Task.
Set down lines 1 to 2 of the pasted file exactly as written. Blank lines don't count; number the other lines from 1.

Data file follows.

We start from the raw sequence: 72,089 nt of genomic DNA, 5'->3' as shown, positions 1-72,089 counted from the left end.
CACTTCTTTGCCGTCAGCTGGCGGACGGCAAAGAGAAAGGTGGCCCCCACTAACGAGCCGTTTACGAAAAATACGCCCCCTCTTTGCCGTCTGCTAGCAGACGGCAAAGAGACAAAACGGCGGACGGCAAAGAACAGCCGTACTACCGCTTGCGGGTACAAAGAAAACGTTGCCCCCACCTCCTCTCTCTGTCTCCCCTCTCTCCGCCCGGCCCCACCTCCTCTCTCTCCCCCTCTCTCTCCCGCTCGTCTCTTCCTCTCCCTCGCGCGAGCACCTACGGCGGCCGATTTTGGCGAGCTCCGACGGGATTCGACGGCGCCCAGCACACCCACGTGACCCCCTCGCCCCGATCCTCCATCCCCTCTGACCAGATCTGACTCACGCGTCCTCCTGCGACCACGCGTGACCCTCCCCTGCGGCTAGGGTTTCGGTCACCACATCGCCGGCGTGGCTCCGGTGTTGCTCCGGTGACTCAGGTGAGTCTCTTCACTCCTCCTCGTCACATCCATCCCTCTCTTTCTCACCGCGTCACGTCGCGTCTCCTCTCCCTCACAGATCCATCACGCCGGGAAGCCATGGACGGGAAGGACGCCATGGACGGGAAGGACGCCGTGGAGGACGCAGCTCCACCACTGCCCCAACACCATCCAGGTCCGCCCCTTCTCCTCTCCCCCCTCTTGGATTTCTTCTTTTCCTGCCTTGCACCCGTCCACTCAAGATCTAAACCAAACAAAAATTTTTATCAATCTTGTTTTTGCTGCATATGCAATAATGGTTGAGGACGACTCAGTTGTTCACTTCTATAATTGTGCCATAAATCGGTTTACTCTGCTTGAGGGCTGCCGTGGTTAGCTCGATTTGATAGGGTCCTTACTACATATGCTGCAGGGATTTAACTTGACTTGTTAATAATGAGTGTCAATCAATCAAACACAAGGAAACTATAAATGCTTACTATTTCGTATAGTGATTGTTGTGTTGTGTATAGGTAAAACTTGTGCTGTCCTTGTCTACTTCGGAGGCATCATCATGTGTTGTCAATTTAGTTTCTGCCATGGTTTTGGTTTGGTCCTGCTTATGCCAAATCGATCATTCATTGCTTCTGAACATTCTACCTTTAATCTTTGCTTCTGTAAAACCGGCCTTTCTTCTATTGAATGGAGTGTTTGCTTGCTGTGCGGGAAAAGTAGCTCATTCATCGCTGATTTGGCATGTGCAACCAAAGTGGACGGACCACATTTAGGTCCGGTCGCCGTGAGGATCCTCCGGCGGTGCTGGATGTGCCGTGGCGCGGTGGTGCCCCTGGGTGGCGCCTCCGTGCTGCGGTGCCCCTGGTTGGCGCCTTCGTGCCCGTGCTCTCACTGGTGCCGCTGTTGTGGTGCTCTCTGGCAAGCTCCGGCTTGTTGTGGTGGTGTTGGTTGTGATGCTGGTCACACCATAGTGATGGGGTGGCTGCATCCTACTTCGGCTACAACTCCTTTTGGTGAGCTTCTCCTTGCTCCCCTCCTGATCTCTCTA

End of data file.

We start from the raw sequence: 72,089 nt of genomic DNA, 5'->3' as shown, positions 1-72,089 counted from the left end.
CACTTCTTTGCCGTCAGCTGGCGGACGGCAAAGAGAAAGGTGGCCCCCACTAACGAGCCGTTTACGAAAAATACGCCCCCTCTTTGCCGTCTGCTAGCAGACGGCAAAGAGACAAAACGGCGGACGGCAAAGAACAGCCGTACTACCGCTTGCGGGTACAAAGAAAACGTTGCCCCCACCTCCTCTCTCTGTCTCCCCTCTCTCCGCCCGGCCCCACCTCCTCTCTCTCCCCCTCTCTCTCCCGCTCGTCTCTTCCTCTCCCTCGCGCGAGCACCTACGGCGGCCGATTTTGGCGAGCTCCGACGGGATTCGACGGCGCCCAGCACACCCACGTGACCCCCTCGCCCCGATCCTCCATCCCCTCTGACCAGATCTGACTCACGCGTCCTCCTGCGACCACGCGTGACCCTCCCCTGCGGCTAGGGTTTCGGTCACCACATCGCCGGCGTGGCTCCGGTGTTGCTCCGGTGACTCAGGTGAGTCTCTTCACTCCTCCTCGTCACATCCATCCCTCTCTTTCTCACCGCGTCACGTCGCGTCTCCTCTCCCTCACAGATCCATCACGCCGGGAAGCCATGGACGGGAAGGACGCCATGGACGGGAAGGACGCCGTGGAGGACGCAGCTCCACCACTGCCCCAACACCATCCAGGTCCGCCCCTTCTCCTCTCCCCCCTCTTGGATTTCTTCTTTTCCTGCCTTGCACCCGTCCACTCAAGATCTAAACCAAACAAAAATTTTTATCAATCTTGTTTTTGCTGCATATGCAATAATGGTTGAGGACGACTCAGTTGTTCACTTCTATAATTGTGCCATAAATCGGTTTACTCTGCTTGAGGGCTGCCGTGGTTAGCTCGATTTGATAGGGTCCTTACTACATATGCTGCAGGGATTTAACTTGACTTGTTAATAATGAGTGTCAATCAATCAAACACAAGGAAACTATAAATGCTTACTATTTCGTATAGTGATTGTTGTGTTGTGTATAGGTAAAACTTGTGCTGTCCTTGTCTACTTCGGAGGCATCATCATGTGTTGTCAATTTAGTTTCTGCCATGGTTTTGGTTTGGTCCTGCTTATGCCAAATCGATCATTCATTGCTTCTGAACATTCTACCTTTAATCTTTGCTTCTGTAAAACCGGCCTTTCTTCTATTGAATGGAGTGTTTGCTTGCTGTGCGGGAAAAGTAGCTCATTCATCGCTGATTTGGCATGTGCAACCAAAGTGGACGGACCACATTTAGGTCCGGTCGCCGTGAGGATCCTCCGGCGGTGCTGGATGTGCCGTGGCGCGGTGGTGCCCCTGGGTGGCGCCTCCGTGCTGCGGTGCCCCTGGTTGGCGCCTTCGTGCCCGTGCTCTCACTGGTGCCGCTGTTGTGGTGCTCTCTGGCAAGCTCCGGCTTGTTGTGGTGGTGTTGGTTGTGATGCTGGTCACACCATAGTGATGGGGTGGCTGCATCCTACTTCGGCTACAACTCCTTTTGGTGAGCTTCTCCTTGCTCCCCTCCTGATCTCTCTA